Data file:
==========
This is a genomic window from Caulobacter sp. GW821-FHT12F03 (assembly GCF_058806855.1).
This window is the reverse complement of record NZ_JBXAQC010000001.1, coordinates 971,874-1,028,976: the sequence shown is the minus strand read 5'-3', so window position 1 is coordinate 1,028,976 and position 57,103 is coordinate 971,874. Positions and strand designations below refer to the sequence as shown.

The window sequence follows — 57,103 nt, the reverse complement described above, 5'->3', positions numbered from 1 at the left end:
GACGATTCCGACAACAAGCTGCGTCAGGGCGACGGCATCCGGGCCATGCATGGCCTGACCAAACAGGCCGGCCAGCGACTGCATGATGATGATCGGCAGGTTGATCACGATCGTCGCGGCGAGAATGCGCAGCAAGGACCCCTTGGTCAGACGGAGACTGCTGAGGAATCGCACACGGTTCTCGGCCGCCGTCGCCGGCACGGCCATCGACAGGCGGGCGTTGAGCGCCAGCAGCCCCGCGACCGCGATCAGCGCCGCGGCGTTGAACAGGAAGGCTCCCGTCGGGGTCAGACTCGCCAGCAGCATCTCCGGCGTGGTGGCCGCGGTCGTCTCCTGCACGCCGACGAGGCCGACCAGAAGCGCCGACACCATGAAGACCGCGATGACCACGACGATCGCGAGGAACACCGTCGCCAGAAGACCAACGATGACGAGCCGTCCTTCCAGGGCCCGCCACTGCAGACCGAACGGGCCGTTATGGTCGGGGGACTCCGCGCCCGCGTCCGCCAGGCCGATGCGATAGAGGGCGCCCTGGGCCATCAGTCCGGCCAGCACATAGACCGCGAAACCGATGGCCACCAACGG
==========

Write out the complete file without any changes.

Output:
This is a genomic window from Caulobacter sp. GW821-FHT12F03 (assembly GCF_058806855.1).
This window is the reverse complement of record NZ_JBXAQC010000001.1, coordinates 971,874-1,028,976: the sequence shown is the minus strand read 5'-3', so window position 1 is coordinate 1,028,976 and position 57,103 is coordinate 971,874. Positions and strand designations below refer to the sequence as shown.

The window sequence follows — 57,103 nt, the reverse complement described above, 5'->3', positions numbered from 1 at the left end:
GACGATTCCGACAACAAGCTGCGTCAGGGCGACGGCATCCGGGCCATGCATGGCCTGACCAAACAGGCCGGCCAGCGACTGCATGATGATGATCGGCAGGTTGATCACGATCGTCGCGGCGAGAATGCGCAGCAAGGACCCCTTGGTCAGACGGAGACTGCTGAGGAATCGCACACGGTTCTCGGCCGCCGTCGCCGGCACGGCCATCGACAGGCGGGCGTTGAGCGCCAGCAGCCCCGCGACCGCGATCAGCGCCGCGGCGTTGAACAGGAAGGCTCCCGTCGGGGTCAGACTCGCCAGCAGCATCTCCGGCGTGGTGGCCGCGGTCGTCTCCTGCACGCCGACGAGGCCGACCAGAAGCGCCGACACCATGAAGACCGCGATGACCACGACGATCGCGAGGAACACCGTCGCCAGAAGACCAACGATGACGAGCCGTCCTTCCAGGGCCCGCCACTGCAGACCGAACGGGCCGTTATGGTCGGGGGACTCCGCGCCCGCGTCCGCCAGGCCGATGCGATAGAGGGCGCCCTGGGCCATCAGTCCGGCCAGCACATAGACCGCGAAACCGATGGCCACCAACGG